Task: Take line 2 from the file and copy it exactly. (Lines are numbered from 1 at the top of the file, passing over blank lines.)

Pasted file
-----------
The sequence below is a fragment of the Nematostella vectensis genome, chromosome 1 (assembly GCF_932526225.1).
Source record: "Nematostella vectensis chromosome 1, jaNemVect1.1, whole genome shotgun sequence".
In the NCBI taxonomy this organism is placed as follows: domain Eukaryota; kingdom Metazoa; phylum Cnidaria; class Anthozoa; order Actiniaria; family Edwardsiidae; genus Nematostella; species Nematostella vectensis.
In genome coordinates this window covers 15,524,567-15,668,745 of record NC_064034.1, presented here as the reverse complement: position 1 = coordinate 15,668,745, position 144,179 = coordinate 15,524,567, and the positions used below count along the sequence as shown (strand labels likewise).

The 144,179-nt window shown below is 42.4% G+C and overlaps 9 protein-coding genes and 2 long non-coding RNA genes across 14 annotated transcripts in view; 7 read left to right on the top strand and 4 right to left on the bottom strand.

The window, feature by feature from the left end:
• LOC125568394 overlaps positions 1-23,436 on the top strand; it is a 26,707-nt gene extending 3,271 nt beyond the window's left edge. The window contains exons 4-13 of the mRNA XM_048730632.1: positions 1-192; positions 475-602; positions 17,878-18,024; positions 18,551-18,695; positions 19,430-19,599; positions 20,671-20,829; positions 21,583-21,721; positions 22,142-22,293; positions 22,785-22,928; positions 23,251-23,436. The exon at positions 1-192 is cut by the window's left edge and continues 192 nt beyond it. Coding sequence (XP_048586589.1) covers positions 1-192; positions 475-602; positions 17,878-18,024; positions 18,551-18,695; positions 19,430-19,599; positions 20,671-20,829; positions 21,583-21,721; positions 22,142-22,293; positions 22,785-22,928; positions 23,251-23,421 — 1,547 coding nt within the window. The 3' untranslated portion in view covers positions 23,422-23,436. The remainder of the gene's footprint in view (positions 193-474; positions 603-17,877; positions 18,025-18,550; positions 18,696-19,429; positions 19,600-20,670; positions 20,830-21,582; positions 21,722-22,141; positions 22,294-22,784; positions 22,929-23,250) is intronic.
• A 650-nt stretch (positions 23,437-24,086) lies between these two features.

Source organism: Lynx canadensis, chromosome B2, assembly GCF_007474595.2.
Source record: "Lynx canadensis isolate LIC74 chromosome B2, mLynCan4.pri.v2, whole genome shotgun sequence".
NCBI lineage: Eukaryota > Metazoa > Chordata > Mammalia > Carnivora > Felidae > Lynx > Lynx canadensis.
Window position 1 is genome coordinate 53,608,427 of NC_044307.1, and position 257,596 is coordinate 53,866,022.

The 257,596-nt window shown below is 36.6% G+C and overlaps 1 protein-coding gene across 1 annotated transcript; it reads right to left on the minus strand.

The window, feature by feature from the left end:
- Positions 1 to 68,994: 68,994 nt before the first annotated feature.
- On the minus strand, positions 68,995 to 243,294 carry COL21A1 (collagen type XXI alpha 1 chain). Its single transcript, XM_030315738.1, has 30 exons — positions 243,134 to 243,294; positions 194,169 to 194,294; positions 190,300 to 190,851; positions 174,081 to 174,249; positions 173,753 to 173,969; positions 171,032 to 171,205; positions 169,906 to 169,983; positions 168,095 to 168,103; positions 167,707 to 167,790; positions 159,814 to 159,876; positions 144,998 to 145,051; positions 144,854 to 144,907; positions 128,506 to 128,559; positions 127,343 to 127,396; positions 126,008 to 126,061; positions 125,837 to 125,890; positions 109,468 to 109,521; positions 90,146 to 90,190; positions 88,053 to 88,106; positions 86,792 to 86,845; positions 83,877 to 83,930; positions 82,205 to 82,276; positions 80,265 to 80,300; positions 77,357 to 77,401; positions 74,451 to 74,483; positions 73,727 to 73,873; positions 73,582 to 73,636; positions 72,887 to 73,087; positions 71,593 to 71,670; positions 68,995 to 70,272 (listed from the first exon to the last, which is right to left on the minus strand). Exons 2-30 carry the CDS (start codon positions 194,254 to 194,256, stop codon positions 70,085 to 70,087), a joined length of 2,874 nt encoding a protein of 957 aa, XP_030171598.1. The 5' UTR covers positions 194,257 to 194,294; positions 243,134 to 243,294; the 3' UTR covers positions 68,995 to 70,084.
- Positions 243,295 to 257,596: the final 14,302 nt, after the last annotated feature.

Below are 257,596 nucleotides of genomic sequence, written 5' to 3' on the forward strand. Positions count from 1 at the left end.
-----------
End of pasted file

Source record: "Nematostella vectensis chromosome 1, jaNemVect1.1, whole genome shotgun sequence".